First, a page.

EAST GREENWICH—The East Greenwich Historical Preservation Society (EGHPS) will be hosting a high tea ceremony for the Christmas season to bring together members of the community in a suitably Victorian fashion. As a volunteer organization, EGHPS will use all proceeds of the event to further fund much-needed repairs and renovations to the site of the Old Kent County Jail and to offer even more ways for members of the community to learn about the town’s history and carry out research.
“It is our second Victorian Christmas Tea, and there will be a Santa Clause and crafts and sweets,” said EGHPS President Virginia Parker. “It will be a formal tea served on China, even for the smallest kids. And in addition to having decorated trees and crafts, kids will be able to take home a keepsake that we are making for them.”
Tickets for the event are $20 for adults and $15 for children, though members of the society are able to purchase tickets at a discounted rate. The event is one of many aimed at helping to develop the funds necessary to repair the society’s home at the Old Kent County Jail and to offer extended resources for historical and genealogical research to members of the community. The festive event will also offer attendees a lesson on Victorian tea etiquette, a story and a raffle. Children up to age 12 must be accompanied by an adult and are encouraged to dress up and bring along a favorite doll or plush toy. Tickets for the second annual Victorian Christmas Tea are available on the EGHPS website at eghps.org.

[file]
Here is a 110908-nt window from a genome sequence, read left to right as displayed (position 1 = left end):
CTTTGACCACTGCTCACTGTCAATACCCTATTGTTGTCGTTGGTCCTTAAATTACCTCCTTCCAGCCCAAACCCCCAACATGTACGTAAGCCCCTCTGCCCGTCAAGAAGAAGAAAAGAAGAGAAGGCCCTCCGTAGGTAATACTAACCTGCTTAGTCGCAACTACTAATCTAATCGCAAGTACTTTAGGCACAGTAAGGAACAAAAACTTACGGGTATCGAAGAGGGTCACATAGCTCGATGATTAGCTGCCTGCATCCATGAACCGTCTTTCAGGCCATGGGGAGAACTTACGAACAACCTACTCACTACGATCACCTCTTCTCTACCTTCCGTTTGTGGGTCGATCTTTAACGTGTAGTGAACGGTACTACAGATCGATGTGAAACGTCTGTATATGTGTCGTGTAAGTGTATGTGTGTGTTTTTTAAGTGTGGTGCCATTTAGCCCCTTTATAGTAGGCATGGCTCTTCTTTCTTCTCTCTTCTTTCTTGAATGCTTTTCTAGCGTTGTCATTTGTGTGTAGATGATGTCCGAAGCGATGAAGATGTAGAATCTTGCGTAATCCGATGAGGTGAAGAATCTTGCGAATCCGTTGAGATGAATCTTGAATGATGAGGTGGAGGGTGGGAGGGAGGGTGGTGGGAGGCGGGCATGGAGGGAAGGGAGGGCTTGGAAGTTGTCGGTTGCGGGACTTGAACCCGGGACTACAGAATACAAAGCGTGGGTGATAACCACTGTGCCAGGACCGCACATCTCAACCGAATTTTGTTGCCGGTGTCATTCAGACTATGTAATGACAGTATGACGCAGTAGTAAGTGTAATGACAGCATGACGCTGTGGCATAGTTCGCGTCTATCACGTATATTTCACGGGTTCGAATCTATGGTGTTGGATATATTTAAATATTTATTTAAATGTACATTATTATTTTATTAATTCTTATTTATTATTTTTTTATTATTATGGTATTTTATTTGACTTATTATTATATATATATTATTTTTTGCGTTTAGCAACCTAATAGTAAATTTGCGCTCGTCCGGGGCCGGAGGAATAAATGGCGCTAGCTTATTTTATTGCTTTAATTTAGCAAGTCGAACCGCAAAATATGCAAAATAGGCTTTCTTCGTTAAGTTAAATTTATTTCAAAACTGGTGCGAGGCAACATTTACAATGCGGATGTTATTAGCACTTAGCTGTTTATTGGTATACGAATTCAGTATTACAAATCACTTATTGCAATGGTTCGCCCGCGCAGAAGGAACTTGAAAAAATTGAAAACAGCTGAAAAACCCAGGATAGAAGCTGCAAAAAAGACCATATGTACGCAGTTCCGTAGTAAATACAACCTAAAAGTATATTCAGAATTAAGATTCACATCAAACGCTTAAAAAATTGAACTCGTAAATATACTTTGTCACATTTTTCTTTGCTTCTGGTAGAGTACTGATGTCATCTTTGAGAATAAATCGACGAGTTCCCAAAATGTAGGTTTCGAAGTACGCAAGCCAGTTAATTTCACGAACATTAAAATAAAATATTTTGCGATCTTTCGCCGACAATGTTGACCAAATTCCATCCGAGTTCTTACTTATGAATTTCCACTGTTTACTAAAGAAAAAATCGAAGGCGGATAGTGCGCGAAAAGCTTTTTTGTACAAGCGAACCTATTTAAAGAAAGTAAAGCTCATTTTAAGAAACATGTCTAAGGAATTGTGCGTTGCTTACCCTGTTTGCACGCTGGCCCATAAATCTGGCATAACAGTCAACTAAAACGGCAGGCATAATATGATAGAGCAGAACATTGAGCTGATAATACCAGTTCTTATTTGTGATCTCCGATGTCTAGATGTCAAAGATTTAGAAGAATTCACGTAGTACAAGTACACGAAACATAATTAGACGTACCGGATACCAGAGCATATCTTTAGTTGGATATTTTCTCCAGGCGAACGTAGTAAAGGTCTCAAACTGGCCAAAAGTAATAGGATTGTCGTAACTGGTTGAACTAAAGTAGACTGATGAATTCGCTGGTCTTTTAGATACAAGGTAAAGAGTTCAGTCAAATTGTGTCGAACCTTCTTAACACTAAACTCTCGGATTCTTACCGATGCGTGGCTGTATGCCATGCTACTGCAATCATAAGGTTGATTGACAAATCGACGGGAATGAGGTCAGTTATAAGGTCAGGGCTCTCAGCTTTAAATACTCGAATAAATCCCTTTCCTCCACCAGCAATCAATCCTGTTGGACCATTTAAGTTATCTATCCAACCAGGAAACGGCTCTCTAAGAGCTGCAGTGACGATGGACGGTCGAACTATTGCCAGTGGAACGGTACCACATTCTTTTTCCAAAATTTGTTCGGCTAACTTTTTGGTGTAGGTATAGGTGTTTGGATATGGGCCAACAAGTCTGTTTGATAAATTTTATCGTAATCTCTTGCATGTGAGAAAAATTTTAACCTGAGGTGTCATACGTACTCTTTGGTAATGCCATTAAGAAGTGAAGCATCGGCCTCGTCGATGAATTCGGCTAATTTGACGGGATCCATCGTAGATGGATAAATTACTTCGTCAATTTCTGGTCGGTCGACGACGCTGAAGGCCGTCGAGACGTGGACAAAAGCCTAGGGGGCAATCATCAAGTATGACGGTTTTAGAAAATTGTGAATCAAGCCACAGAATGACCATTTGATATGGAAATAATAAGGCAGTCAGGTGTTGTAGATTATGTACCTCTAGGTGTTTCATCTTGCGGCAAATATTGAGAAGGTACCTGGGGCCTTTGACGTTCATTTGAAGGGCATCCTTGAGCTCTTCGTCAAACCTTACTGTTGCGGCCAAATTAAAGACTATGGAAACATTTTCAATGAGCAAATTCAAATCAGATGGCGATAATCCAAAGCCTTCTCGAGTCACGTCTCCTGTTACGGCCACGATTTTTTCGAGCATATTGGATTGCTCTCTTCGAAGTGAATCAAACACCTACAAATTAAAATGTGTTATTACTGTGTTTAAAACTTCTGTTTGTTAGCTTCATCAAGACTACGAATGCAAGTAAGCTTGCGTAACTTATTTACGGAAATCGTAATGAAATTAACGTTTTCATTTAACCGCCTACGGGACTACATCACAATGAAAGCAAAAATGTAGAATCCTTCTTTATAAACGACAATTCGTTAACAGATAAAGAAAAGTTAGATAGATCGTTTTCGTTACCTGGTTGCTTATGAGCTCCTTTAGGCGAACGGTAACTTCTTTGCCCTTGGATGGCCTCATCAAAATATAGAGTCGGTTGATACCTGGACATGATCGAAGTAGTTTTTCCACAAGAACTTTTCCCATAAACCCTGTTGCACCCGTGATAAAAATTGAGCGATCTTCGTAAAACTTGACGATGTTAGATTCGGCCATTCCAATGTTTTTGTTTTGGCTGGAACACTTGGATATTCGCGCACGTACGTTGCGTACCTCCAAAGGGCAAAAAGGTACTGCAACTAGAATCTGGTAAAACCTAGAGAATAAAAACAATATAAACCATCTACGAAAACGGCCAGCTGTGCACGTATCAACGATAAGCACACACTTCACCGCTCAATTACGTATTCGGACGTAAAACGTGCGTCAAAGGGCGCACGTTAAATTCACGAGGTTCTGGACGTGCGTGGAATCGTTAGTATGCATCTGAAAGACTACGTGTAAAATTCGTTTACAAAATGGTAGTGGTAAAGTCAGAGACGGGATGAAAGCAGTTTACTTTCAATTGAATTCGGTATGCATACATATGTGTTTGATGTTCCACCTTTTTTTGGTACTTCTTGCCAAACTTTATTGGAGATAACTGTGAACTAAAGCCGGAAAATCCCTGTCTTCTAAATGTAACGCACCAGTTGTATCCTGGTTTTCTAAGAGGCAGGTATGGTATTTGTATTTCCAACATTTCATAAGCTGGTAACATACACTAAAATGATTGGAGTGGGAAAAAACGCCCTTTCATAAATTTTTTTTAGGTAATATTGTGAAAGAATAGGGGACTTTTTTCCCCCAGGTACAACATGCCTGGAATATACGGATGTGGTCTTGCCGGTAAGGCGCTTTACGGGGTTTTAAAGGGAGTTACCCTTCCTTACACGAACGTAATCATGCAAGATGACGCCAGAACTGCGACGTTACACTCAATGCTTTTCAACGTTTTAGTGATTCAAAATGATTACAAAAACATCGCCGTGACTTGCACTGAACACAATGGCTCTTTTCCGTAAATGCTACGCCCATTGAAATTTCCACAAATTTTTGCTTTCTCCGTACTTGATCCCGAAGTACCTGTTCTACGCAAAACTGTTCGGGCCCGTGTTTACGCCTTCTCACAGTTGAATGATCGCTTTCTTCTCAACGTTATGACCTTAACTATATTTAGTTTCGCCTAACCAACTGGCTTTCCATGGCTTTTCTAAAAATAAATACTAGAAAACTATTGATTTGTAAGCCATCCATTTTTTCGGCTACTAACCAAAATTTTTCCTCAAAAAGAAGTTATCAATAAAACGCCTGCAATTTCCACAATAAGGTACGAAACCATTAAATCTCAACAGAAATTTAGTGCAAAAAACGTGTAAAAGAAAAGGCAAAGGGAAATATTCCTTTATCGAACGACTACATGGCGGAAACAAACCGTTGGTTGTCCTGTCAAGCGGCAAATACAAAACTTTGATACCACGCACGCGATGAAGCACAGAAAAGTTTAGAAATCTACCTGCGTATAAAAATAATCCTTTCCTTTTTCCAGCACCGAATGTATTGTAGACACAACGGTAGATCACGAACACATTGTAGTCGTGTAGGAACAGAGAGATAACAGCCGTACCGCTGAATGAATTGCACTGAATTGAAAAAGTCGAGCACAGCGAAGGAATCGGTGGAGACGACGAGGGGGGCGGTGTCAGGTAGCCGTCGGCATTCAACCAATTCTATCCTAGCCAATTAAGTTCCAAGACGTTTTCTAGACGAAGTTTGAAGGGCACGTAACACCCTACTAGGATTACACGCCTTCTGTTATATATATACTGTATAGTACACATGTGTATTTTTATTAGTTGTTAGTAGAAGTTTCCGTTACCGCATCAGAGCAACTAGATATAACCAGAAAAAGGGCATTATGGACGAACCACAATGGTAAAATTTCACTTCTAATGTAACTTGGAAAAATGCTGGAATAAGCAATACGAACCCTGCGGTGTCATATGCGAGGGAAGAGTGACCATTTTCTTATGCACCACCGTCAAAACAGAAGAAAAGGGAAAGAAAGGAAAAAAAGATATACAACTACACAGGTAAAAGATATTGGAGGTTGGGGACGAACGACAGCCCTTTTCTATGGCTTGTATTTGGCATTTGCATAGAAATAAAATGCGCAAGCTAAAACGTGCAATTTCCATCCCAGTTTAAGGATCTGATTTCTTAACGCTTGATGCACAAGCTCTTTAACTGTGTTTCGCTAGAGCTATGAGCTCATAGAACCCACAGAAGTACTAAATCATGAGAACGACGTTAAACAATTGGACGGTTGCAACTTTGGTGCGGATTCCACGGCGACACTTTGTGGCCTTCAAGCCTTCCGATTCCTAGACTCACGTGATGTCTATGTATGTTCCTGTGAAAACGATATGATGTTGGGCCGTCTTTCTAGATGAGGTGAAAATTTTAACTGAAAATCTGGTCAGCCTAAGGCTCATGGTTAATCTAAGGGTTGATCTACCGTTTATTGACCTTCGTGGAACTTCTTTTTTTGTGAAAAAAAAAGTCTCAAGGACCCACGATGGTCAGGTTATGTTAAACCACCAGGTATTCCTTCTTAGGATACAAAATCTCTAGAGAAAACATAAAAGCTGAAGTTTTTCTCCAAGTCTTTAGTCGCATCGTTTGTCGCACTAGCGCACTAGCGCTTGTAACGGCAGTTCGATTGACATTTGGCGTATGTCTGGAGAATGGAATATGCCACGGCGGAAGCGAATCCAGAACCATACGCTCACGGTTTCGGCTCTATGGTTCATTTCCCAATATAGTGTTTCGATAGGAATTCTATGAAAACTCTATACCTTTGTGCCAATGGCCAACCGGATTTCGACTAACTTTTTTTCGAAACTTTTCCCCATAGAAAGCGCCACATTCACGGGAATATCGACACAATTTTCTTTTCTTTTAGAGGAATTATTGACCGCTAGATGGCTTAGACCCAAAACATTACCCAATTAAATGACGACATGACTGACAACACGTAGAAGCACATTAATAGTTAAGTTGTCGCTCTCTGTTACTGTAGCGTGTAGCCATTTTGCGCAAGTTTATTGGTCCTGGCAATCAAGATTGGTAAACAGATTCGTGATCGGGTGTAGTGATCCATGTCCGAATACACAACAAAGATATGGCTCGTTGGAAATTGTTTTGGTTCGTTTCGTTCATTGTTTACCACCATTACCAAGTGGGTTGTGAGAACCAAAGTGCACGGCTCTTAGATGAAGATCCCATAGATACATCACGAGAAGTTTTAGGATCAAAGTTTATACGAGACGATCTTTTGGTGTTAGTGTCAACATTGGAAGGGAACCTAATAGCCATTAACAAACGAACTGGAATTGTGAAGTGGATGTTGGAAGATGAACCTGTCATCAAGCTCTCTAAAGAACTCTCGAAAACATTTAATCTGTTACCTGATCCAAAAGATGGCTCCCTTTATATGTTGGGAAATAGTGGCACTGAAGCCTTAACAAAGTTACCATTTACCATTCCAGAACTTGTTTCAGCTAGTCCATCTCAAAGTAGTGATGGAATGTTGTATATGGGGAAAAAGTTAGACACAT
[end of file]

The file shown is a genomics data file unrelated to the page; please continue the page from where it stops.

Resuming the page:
The event is just the latest in a long series of offerings aimed at improving the value of the community and fostering a better relationship with its history. Earlier this week, the society hosted Brian L. Wallin, who delivered a presentation titled “Ocean State Women and the War,” illustrating the dramatic changes that the role of women in society underwent prior to and during World War II.
“We’ve had Wallin speak to us several times in the past,” Parker said. “He is a phenomenal speaker and quite the historian. When he presents a subject, he has researched it very well.”
Richly illustrated, Wallin’s presentation included personal recollections by women who joined the workforce and contributed to America’s victory in the war. From the Walsh-Kaiser Shipyard, the state’s largest civilian employer to the Navy’s Torpedo Factory in Newport, to the many factories across the state, Wallin addressed the women who worked at jobs they never would have hoped to obtain as late as the 1930s. The introduction of daycare on a large scale helped was also explored, as well as the increasing role of women in the workforce following the war.
Wallin is a graduate of Stonehill College and earned his master’s degree from American International College. He serves as a trustee of the town’s own Varnum Continentals and docent of the Naval War College Museum. He spent the first half of his career as a radio-television reporter-anchor in New England and contributed to major networks. He then turned to health care administration, serving in executive positions in Massachusetts, Maryland, and Rhode Island, notably working as the vice president of the Kent County Hospital.
For more information on the EGHPS, how to become a member or simply to learn more about the various offerings available to interested residents, members of the East Greenwich community are encouraged to visit the society’s web page.